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Aversion Therapy

a person refuses drugs after aversion TherapyIt can be challenging for a person to modify their behavior. Even seemingly innocuous habits like nail-biting can be a challenge to quit. So, it should come as no surprise that people living with substance use disorder or alcohol addiction often require significant professional interventions to break these habits. Addiction creates physical dependence and changes in brain chemistry, making it hard for a person to quit. One treatment option is aversion therapy. Aversion therapy is a cornerstone of several addiction treatment programs at high-quality centers.

Are you or someone you love living with an addiction? The Arbor Behavioral Healthcare may be the right choice for you. The Arbor Experience is centered around a comprehensive, whole-person approach to behavioral health and addiction recovery. The Arbor Behavioral Healthcare offers a broad continuum of care, including residential, intensive outpatient, and extended sober living programs. There is also a wide variety of amenities to support recovery and community reintegration. Contact The Arbor Behavioral Healthcare at 844.413.2690 today to learn more about our programs and treatment options.

What Does Aversion Mean?

The human brain’s natural tendency is to seek pleasure and reject pain. Addiction alters a person’s brain chemistry and creates a constant craving for drugs or alcohol. The disease also reduces a person’s capacity for self-control.

Aversion therapy operates on principles of behavioral conditioning. It trains the brain to associate the substance or behavior with painful or unpleasant feelings.

What Is Aversion Therapy and How Does It Work?

In short, aversion therapy cultivates a sense of disgust towards the behavior or habit the client is seeking to curb. Aversion therapy works by exposing the client to the substance or behavior at the center of their addiction (thinking about an alcoholic drink, for example). At the same time, the client is subjected to an unpleasant stimulus; these could include:

  • Emetics, which are medications that induce nausea or vomiting
  • Pharmaceuticals that produce undesirable side effects when they interact with alcohol or a particular addictive substance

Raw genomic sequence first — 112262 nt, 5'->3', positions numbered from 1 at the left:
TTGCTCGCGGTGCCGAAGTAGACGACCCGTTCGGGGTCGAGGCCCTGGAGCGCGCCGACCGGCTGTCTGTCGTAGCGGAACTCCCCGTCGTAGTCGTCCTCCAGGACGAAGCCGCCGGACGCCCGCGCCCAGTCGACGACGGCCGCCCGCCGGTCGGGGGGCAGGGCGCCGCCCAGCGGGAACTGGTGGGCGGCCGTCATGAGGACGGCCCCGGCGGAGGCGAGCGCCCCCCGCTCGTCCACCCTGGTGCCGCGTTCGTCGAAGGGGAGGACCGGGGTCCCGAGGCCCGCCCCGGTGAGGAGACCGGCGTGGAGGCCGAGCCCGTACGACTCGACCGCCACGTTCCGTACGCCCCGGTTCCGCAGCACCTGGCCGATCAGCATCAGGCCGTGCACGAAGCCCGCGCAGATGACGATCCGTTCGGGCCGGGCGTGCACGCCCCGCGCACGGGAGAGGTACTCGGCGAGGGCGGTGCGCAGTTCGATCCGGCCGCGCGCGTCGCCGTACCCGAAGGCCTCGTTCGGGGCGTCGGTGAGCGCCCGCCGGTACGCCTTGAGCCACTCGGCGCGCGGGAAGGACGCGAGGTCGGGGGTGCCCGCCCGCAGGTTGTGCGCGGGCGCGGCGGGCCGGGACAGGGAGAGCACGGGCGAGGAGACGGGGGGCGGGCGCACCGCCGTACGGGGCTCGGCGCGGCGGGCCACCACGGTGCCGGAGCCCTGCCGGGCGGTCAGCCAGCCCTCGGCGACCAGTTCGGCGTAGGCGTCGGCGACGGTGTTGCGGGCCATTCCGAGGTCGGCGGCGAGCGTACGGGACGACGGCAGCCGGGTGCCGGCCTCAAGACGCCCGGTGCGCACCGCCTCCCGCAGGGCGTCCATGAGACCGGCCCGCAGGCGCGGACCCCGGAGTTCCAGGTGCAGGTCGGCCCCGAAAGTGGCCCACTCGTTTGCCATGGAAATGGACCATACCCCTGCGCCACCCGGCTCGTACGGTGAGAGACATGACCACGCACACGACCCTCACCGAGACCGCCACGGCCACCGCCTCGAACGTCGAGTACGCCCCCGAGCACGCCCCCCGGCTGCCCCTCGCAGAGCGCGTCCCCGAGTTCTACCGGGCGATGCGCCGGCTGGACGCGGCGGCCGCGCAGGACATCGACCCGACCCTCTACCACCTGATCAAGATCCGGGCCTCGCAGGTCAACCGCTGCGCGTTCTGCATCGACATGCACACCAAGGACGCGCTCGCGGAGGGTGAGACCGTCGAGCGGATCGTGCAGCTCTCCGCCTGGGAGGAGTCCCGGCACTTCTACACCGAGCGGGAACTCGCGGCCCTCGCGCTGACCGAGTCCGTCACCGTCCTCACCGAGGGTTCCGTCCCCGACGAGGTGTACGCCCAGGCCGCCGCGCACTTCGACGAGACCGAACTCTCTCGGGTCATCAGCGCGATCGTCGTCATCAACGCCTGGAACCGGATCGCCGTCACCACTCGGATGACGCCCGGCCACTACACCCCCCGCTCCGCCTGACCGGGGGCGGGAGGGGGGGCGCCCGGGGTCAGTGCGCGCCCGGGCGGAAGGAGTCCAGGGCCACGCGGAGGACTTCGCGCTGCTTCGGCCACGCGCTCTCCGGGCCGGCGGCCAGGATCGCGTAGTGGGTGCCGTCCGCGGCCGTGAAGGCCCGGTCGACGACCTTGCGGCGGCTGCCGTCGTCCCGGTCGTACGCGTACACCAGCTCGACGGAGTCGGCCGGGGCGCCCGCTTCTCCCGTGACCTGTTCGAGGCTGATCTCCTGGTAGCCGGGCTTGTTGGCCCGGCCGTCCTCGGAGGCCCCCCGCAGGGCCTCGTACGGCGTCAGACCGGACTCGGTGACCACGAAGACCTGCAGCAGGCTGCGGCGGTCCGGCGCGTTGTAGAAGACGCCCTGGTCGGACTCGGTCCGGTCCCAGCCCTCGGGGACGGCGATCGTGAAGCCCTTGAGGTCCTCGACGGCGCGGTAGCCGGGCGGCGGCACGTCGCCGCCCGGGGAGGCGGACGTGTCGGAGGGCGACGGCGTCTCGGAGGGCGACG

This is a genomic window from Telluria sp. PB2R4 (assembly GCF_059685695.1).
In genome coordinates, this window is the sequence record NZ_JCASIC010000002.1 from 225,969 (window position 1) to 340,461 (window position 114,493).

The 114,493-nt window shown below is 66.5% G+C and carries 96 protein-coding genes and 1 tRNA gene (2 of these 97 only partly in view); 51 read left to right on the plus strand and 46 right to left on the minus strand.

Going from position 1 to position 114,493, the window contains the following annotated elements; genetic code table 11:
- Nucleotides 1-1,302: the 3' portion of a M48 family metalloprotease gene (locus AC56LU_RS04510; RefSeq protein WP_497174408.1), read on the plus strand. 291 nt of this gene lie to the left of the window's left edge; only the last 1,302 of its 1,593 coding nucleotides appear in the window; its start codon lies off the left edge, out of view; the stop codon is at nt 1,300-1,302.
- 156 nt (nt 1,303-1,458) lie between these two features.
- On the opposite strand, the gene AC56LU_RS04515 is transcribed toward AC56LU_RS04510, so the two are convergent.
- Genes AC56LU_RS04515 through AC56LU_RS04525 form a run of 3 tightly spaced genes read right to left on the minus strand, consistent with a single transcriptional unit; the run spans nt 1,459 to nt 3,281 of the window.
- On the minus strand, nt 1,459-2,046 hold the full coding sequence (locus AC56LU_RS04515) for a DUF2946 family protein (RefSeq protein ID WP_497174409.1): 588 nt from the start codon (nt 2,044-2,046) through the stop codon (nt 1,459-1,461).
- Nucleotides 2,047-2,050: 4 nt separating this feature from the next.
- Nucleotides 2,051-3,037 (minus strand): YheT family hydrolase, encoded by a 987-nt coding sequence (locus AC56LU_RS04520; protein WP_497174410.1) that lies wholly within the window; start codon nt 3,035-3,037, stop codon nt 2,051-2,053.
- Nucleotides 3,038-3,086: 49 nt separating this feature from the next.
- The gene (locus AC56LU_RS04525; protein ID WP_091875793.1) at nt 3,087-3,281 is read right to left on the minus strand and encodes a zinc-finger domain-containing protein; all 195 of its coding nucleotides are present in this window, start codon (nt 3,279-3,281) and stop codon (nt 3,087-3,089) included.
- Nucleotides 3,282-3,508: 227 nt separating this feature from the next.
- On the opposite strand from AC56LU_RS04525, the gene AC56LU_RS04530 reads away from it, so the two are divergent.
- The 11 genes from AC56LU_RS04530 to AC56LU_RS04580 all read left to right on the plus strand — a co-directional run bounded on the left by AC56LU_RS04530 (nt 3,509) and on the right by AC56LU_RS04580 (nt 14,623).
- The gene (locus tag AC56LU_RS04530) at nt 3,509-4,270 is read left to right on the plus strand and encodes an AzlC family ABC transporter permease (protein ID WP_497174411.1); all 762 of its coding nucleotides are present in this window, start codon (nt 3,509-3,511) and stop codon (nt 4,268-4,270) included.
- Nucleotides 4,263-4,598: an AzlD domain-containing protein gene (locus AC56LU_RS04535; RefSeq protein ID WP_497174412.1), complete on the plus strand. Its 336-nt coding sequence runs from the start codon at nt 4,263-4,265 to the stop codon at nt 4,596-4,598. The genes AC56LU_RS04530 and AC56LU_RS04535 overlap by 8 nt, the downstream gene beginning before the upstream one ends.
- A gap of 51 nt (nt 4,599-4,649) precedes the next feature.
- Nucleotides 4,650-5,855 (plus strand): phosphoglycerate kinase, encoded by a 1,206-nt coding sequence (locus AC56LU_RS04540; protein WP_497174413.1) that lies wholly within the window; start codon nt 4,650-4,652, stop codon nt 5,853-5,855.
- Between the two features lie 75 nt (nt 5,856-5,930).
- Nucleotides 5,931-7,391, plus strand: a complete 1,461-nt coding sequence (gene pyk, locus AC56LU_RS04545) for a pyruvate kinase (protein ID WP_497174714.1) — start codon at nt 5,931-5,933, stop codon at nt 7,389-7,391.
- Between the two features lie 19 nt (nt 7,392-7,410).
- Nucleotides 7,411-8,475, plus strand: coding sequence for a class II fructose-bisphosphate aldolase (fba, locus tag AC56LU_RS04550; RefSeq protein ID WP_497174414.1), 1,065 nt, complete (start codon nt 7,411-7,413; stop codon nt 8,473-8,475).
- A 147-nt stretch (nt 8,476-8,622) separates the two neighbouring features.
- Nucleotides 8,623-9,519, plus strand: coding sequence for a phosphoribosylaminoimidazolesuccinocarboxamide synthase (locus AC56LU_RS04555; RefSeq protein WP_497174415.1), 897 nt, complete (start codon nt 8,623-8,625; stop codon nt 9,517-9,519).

• Imaginal stimuli, or the use of unpleasant imagery
  • Sensory stimuli, or unpleasant smells, tastes, or touch
  • Electric shocks

Aversion therapy is one tool of many in behavioral healthcare and addiction recovery. Aversion therapy can help a person resist the opportunity to indulge in their alcohol or drug addiction at the moment that they are confronted with the opportunity to do so. But it’s crucial to consider aversion therapy within a broader treatment context. For example, a dual diagnosis program can address co-occurring mental and substance abuse disorders. This therapy treats the root cause of addiction and gives clients tools for managing the many interdependent dimensions of mental health, addiction, and overall wellness.

A Wide Variety of Treatment Is at the Heart of the Arbor Experience

There is no single addiction treatment option that will work for everyone. That’s why The Arbor Behavioral Healthcare offers a broad range of treatment options designed to cater to the whole person and their families. We utilize a variety of treatment modalities for drug and alcohol addiction. The Arbor Behavioral Healthcare also provides personalized approaches to nutritional support, physical wellness, and co-occurring mental health issues.

The Arbor Behavioral Health is 100% dedicated to supporting anyone and everyone. We offer a therapeutic approach as big as Texas itself, with treatments including equine and art therapies and support groups for clients’ families. No matter where you are in your recovery journey, cutting-edge addiction treatment is available to you now. Contact The Arbor Behavioral Healthcare today at 844.413.2690 to learn more about our luxury facilities and familial treatment context. Our intake team will be happy to get you or someone you love the help you need quickly and discreetly.